Disappearance at Clifton Hill (2019) – Film Review
Abby (Tuppence Middleton) is a troubled young woman who, when a child, witnessed the abduction of a boy at a beauty spot near the famous Niagara Falls. Scared of not being believed Abby kept what she saw a secret, only telling her sister Laure (Hannah Gross) who, quite naturally, thought she was making the story up. Years later when the sisters return to the area to dispose of some family property following their mother’s death, Abby stumbles upon clues to the identity of the missing boy which ultimately involve her and Laure in a disturbing mystery that has haunted the locale for generations.
Some film’s release dates are unfortunately timed. Take Disappearance at Clifton Hill. Through no fault of its own this new Canadian thriller was due to come out in America and Canada at the beginning of the year, which of course coincided with one of the worst global health crises for generations. Now one could blame the COVID-19 pandemic for the fact the film made a somewhat hushed appearance on the entertainment radar. But there again maybe it’s just the fact the film isn’t actually that exciting.
Clearly selling itself as a moody mystery with as many twists and turns as the legendary falls where the action is set, the film none-the-less lacks any real heart to capture the viewer’s attention. Admittedly some elements have potential: a wacko lady who keeps her disabled husband confined to a wheelchair and locked in their house; a local landowner and developer who has a secret penchant for kinky desires which are never fully disclosed; a podcast star (played by David Cronenberg) who who transmits his thoughts on local mysteries and conspiracy theories from the basement of a fast food restaurant. None of these ideas however, which individually would make an ideal plot for a whole film, are developed coherently enough to make the viewer care about the story’s overall outcome – though clearly they’re all connected to varying degrees with the disappearance of the boy at the film’s outset. Even the inclusion of Cronenberg – that master of unhealthy cinematic perversions – one feels isn’t capitalised upon, his character reduced to the occasional brief appearance, muttering deep thoughts in low tones before slouching into the shadows once more.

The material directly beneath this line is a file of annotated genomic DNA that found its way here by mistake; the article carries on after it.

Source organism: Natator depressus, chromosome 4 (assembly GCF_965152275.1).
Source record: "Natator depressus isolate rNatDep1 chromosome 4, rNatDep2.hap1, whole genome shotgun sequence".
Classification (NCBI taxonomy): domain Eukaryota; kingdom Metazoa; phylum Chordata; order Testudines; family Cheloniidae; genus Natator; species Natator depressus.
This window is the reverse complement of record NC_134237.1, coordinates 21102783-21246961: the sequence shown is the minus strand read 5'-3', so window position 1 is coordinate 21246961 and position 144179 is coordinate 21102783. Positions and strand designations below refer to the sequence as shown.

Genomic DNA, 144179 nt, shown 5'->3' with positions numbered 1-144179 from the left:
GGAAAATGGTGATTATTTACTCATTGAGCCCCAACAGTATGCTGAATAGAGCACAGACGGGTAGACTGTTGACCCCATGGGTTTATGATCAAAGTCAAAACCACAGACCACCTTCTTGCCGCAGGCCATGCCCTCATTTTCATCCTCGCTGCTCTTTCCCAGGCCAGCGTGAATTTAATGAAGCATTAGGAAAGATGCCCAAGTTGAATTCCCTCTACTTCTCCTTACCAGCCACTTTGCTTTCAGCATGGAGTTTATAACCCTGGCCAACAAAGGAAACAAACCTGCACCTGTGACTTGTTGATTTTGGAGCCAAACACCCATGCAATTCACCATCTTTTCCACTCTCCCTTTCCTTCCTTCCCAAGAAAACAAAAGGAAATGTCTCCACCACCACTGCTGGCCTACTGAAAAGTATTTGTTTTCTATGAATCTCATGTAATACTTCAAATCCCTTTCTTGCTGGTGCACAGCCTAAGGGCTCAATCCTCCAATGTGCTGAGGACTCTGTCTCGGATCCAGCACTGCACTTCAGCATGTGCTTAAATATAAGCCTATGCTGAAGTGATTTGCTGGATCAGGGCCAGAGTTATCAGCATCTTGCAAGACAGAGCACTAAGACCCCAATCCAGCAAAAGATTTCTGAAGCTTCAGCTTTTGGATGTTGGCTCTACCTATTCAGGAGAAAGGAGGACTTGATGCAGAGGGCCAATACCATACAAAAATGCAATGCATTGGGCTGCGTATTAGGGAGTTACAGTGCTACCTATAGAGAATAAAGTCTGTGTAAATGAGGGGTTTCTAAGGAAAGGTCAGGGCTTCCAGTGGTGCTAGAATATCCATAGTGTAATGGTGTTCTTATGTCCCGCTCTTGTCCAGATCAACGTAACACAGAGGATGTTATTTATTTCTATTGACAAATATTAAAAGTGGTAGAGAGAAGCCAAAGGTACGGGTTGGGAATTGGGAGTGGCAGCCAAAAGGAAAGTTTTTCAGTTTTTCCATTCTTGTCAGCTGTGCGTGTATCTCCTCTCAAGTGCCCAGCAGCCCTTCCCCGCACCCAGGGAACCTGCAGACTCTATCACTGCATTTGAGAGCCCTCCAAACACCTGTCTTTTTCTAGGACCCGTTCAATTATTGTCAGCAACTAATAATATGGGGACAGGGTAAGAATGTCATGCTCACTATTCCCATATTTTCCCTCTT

The film looks mesmerising – grey, windswept days and neon-lit evenings perfectly evoke the transient tackiness of Niagara Falls, an area that’s natural beauty has been destroyed over time with manmade vulgarity created to appeal to an undemanding public. However the experience of watching the film leaves you with a strange sense of dissatisfaction similar, one imagines, to visiting the area for real.
In and of itself, watching Disappearance at Clifton Hill provides a harmless way to spend a couple of hours if you’ve nothing better to do. However, upon viewing you’re left with the impression that it does very little, meaning if much of the general populace weren’t currently confined to their homes and hence reduced to watching anything new available, one can’t imagine many going out of their way to pay Clifton Hill a visit.
Disappearance at Clifton Hill is available now on Digital Download, and on DVD from August 3rd.
Director: Albert Shin
Writer: James Schultz, Albert Shin
Stars: Tuppence Middleton, Hannah Gross, Marie-Josée Croze, Eric Johnson, David Cronenberg, Colin McLeod, Andy McQueen, Noah Reid, Dan Lett, Aaron Poole, Tim Beresford
Runtime: 100 mins